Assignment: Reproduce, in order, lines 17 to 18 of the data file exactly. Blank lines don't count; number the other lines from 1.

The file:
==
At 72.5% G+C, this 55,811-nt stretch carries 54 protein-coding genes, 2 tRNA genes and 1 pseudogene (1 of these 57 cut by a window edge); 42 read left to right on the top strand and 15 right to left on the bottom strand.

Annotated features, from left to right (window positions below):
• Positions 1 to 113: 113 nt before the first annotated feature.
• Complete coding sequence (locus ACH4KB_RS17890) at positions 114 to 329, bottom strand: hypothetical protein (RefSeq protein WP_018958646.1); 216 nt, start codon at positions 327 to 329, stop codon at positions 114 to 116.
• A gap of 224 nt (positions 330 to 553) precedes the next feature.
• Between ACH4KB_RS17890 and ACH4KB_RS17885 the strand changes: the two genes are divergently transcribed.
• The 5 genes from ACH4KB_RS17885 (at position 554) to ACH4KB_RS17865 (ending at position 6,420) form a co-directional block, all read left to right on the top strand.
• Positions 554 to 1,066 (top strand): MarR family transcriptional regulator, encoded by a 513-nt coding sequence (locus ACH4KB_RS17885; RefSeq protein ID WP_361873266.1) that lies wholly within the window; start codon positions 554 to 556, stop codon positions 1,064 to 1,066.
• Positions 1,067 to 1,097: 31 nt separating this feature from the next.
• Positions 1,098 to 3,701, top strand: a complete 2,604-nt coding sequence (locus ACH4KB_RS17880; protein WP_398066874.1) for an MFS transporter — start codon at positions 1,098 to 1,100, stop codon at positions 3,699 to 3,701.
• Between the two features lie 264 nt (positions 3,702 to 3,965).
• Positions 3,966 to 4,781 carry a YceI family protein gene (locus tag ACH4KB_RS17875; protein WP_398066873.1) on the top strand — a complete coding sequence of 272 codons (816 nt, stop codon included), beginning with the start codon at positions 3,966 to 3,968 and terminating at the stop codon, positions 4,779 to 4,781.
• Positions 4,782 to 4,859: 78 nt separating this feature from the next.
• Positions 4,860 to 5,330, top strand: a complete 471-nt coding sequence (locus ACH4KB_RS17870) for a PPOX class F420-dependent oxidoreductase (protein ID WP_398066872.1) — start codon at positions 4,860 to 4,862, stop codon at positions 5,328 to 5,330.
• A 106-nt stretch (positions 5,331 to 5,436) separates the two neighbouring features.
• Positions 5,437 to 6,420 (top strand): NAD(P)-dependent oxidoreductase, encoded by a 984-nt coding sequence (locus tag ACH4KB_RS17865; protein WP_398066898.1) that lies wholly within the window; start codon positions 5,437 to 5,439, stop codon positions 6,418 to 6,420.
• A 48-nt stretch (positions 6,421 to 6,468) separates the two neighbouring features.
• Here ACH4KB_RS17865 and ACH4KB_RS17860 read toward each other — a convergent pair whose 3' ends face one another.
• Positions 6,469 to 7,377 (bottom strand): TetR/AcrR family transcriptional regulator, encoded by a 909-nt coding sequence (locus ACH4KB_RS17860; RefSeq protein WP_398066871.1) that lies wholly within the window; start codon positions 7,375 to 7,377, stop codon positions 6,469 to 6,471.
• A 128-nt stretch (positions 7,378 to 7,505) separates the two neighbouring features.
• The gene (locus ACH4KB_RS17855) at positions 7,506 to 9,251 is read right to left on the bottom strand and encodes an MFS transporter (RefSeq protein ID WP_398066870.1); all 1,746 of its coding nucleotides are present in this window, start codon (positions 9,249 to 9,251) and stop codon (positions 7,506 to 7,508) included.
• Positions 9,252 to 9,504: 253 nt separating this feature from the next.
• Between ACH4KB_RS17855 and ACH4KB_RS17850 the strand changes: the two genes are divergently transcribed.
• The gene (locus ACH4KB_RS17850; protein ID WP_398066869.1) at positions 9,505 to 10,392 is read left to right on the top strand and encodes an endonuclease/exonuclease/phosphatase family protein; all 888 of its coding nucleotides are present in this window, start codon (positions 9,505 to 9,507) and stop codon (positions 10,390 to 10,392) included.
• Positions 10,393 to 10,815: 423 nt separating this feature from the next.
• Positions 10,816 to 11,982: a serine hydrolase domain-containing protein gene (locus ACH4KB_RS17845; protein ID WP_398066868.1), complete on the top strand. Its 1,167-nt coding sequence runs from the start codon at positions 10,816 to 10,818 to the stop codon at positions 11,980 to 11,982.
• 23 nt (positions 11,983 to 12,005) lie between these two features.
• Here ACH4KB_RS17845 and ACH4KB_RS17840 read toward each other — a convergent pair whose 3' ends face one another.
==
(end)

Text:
• A 48-nt stretch (positions 6,421 to 6,468) separates the two neighbouring features.
• Here ACH4KB_RS17865 and ACH4KB_RS17860 read toward each other — a convergent pair whose 3' ends face one another.